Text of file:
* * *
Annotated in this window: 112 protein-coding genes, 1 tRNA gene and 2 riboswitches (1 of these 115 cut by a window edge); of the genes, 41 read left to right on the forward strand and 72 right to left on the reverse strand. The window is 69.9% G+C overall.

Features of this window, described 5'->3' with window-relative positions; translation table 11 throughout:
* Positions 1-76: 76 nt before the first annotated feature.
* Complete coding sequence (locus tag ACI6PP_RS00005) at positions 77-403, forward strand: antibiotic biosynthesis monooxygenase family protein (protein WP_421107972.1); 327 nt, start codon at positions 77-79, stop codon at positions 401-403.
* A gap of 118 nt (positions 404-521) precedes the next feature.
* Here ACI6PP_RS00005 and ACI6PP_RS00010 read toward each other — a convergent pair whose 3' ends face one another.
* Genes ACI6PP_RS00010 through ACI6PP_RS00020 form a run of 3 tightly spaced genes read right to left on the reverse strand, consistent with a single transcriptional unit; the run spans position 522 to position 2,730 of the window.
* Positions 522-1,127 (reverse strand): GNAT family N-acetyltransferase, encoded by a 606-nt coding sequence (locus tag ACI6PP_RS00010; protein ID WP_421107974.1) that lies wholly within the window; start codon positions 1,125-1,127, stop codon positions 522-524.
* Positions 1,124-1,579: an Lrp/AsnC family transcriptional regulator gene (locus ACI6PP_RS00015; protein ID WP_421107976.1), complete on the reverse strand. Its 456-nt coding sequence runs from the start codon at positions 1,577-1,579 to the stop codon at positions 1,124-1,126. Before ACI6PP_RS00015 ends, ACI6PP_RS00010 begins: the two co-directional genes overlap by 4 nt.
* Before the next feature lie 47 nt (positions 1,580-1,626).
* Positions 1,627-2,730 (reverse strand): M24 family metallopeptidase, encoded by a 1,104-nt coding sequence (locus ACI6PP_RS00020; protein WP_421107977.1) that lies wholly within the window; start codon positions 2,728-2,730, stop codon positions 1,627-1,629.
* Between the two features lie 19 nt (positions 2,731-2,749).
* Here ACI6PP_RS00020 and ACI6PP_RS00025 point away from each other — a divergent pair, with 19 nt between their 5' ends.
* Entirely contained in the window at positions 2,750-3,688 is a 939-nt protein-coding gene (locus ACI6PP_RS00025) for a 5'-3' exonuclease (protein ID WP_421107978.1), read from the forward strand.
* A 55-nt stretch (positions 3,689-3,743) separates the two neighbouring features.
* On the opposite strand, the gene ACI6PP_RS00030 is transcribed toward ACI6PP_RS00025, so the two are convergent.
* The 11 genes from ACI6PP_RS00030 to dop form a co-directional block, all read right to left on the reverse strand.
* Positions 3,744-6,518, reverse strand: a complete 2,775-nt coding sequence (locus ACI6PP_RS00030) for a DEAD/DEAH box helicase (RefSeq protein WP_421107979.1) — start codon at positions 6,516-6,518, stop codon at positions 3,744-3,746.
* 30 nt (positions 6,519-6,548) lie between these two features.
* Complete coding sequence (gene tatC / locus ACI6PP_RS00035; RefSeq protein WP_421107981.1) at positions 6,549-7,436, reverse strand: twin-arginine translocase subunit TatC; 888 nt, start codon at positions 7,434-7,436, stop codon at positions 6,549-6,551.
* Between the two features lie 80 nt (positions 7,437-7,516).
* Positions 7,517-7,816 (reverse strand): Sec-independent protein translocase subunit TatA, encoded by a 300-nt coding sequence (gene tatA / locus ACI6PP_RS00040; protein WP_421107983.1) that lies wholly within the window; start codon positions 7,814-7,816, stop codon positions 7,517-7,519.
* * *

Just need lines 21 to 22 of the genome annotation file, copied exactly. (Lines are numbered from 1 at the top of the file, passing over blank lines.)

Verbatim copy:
* Between the two features lie 80 nt (positions 7,437-7,516).
* Positions 7,517-7,816 (reverse strand): Sec-independent protein translocase subunit TatA, encoded by a 300-nt coding sequence (gene tatA / locus ACI6PP_RS00040; protein WP_421107983.1) that lies wholly within the window; start codon positions 7,814-7,816, stop codon positions 7,517-7,519.